December 2009


Classy Cinemas

#1 Screen

#1 Screen

Since moving to Weimar, I’ve always known Weimar to have two movie theaters: a branch of the national theater chain, Cinestar, and a local cinema, mon ami. The former specializes in the wide Hollywood releases, the later specializes in… err… honestly I no longer remember, I think foreign films.

After a local expatriate commenter, Michele J., contacted me, she suggested we watch a film at the Lichthaus Kino.

Which I’d overlooked.

It’s Weimar’s third movie theater, housed in the old streetcar depot, catty-corner from the Weimar Atrium. The depot is below street level so it’s hard to see from the busy streets, and easy to overlook.

Since I’d never heard of it, I quizzed one of my local friends who told me that it’s a quirky theater, with two screens. She described it as a two-screen oddity, one with couches, one with more traditional seating. I was then cautioned that in the winter the heating system is noisy, something I sort of stored in the back of my mind.

Actually I promptly forgot it.

So after Michele and I consulted the Lichthaus Kino website, we made a choice, and an appointment to meet at the entrance this past Wednesday.

I might note, for the record two facts:

First, it was below freezing, a salient fact relevant for considering the heating system.

Secondly, we were off to see The Muppets Christmas Story.

We met at the old entrance to the Kino—the one with signs pointing at it, until we got to the door which had an arrow pointing a long trip to what seemed to be right around the corner—but in reality the sign was misleading and additional signage was lacking—but we found the actual door, entered, and paid our 6€.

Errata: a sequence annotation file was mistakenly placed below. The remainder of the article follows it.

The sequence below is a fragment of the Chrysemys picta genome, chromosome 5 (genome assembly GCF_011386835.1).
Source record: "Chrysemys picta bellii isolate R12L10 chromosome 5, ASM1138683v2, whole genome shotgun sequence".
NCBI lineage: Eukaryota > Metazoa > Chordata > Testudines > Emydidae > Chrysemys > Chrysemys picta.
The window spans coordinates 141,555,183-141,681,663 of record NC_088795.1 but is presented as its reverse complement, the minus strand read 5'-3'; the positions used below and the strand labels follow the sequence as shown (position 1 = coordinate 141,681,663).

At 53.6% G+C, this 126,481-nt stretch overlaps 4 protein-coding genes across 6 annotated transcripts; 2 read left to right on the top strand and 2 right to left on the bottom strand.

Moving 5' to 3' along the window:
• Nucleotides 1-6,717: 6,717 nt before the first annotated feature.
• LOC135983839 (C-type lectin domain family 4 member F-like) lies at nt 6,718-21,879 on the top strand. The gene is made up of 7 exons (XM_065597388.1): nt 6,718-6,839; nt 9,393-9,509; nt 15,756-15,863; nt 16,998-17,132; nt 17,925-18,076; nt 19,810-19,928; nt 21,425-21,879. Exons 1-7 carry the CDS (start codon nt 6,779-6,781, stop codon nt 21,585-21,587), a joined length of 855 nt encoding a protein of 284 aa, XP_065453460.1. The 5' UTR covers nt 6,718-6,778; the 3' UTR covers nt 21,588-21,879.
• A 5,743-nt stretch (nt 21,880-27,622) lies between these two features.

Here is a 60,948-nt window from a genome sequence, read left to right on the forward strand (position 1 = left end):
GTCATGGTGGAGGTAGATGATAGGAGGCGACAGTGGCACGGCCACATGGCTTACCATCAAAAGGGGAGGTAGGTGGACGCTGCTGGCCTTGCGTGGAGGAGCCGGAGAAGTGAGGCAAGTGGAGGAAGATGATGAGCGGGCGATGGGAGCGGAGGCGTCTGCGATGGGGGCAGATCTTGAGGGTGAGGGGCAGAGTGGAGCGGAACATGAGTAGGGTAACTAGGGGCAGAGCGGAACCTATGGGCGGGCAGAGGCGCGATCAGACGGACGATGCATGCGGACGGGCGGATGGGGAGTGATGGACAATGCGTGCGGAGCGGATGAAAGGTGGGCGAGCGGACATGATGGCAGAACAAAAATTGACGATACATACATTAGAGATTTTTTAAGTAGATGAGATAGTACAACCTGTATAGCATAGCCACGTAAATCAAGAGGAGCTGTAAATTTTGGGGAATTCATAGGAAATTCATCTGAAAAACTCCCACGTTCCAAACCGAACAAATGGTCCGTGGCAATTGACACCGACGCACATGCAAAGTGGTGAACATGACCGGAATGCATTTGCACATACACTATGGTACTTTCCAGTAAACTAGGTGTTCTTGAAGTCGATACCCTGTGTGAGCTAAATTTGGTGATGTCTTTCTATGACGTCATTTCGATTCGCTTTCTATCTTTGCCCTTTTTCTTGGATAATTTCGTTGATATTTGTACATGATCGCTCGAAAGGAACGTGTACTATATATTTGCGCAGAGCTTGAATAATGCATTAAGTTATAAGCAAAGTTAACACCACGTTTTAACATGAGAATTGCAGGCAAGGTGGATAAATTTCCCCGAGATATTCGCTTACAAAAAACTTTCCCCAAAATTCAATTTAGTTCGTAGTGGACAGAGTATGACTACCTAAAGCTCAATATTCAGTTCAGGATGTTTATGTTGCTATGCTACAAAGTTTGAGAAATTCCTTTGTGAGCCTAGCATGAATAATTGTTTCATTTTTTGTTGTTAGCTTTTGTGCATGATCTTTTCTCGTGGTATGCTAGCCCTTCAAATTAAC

The movie was in Kino 1, the one with three rows of couches up front and three rows of more traditional seats in the back.

At first Michele and I thought about sharing a couch, but the furthest one back looked like it was several centuries old with stains to match, so we opted for two comfortable easy chairs. The immediate advantages and disadvantages of where we chose to sit were not readily obvious.

Except for the fact that the heating system was overhead, in front of us.

I took off my top two layers—a sweater and my jacket and settled down to enjoy the film, putting my hands behind my head. Promptly putting them out of range of the heat.

The film started and since it’s an independent theater we saw no previews and no commercials—absolutely fantastic. Except for the fact we were too close to the screen. That said, I’m not even sure that had we been sitting in the back, unheated, row that we would have been far enough back.

The film had seven guests, including the two of us—a surprisingly low number considering the thematically appropriate time for the film, the kid-friendly show time, and relatively low pricing.

The Lichthaus Kino was fun, but I think I’ll stay away until the weather warms—and for now the temperatures are even lower than Wednesday.

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